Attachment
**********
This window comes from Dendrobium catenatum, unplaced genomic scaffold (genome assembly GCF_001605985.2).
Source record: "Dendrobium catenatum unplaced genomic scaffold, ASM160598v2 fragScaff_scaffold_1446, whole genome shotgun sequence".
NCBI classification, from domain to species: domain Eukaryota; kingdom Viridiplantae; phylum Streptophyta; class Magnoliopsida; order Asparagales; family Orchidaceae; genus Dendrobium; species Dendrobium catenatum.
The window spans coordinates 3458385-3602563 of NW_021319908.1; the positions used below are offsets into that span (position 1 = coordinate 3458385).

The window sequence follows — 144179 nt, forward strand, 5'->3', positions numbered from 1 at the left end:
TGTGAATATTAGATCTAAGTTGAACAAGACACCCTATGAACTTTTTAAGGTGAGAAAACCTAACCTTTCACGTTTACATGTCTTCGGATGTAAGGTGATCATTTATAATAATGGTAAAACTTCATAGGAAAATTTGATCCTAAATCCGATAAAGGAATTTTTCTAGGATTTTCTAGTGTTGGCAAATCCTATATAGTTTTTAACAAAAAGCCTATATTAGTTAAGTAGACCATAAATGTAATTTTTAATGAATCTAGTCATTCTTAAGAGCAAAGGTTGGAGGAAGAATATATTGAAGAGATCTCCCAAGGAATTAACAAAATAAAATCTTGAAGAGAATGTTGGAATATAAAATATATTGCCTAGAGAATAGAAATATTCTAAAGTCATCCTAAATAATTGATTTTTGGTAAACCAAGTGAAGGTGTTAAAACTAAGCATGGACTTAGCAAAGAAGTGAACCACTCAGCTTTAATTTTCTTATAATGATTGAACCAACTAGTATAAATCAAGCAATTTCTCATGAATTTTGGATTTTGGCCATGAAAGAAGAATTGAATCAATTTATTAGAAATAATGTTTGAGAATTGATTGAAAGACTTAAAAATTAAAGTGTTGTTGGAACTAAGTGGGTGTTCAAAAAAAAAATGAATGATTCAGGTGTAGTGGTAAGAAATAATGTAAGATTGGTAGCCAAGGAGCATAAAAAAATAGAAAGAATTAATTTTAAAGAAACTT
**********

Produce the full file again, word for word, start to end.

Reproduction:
This window comes from Dendrobium catenatum, unplaced genomic scaffold (genome assembly GCF_001605985.2).
Source record: "Dendrobium catenatum unplaced genomic scaffold, ASM160598v2 fragScaff_scaffold_1446, whole genome shotgun sequence".
NCBI classification, from domain to species: domain Eukaryota; kingdom Viridiplantae; phylum Streptophyta; class Magnoliopsida; order Asparagales; family Orchidaceae; genus Dendrobium; species Dendrobium catenatum.
The window spans coordinates 3458385-3602563 of NW_021319908.1; the positions used below are offsets into that span (position 1 = coordinate 3458385).

The window sequence follows — 144179 nt, forward strand, 5'->3', positions numbered from 1 at the left end:
TGTGAATATTAGATCTAAGTTGAACAAGACACCCTATGAACTTTTTAAGGTGAGAAAACCTAACCTTTCACGTTTACATGTCTTCGGATGTAAGGTGATCATTTATAATAATGGTAAAACTTCATAGGAAAATTTGATCCTAAATCCGATAAAGGAATTTTTCTAGGATTTTCTAGTGTTGGCAAATCCTATATAGTTTTTAACAAAAAGCCTATATTAGTTAAGTAGACCATAAATGTAATTTTTAATGAATCTAGTCATTCTTAAGAGCAAAGGTTGGAGGAAGAATATATTGAAGAGATCTCCCAAGGAATTAACAAAATAAAATCTTGAAGAGAATGTTGGAATATAAAATATATTGCCTAGAGAATAGAAATATTCTAAAGTCATCCTAAATAATTGATTTTTGGTAAACCAAGTGAAGGTGTTAAAACTAAGCATGGACTTAGCAAAGAAGTGAACCACTCAGCTTTAATTTTCTTATAATGATTGAACCAACTAGTATAAATCAAGCAATTTCTCATGAATTTTGGATTTTGGCCATGAAAGAAGAATTGAATCAATTTATTAGAAATAATGTTTGAGAATTGATTGAAAGACTTAAAAATTAAAGTGTTGTTGGAACTAAGTGGGTGTTCAAAAAAAAAATGAATGATTCAGGTGTAGTGGTAAGAAATAATGTAAGATTGGTAGCCAAGGAGCATAAAAAAATAGAAAGAATTAATTTTAAAGAAACTT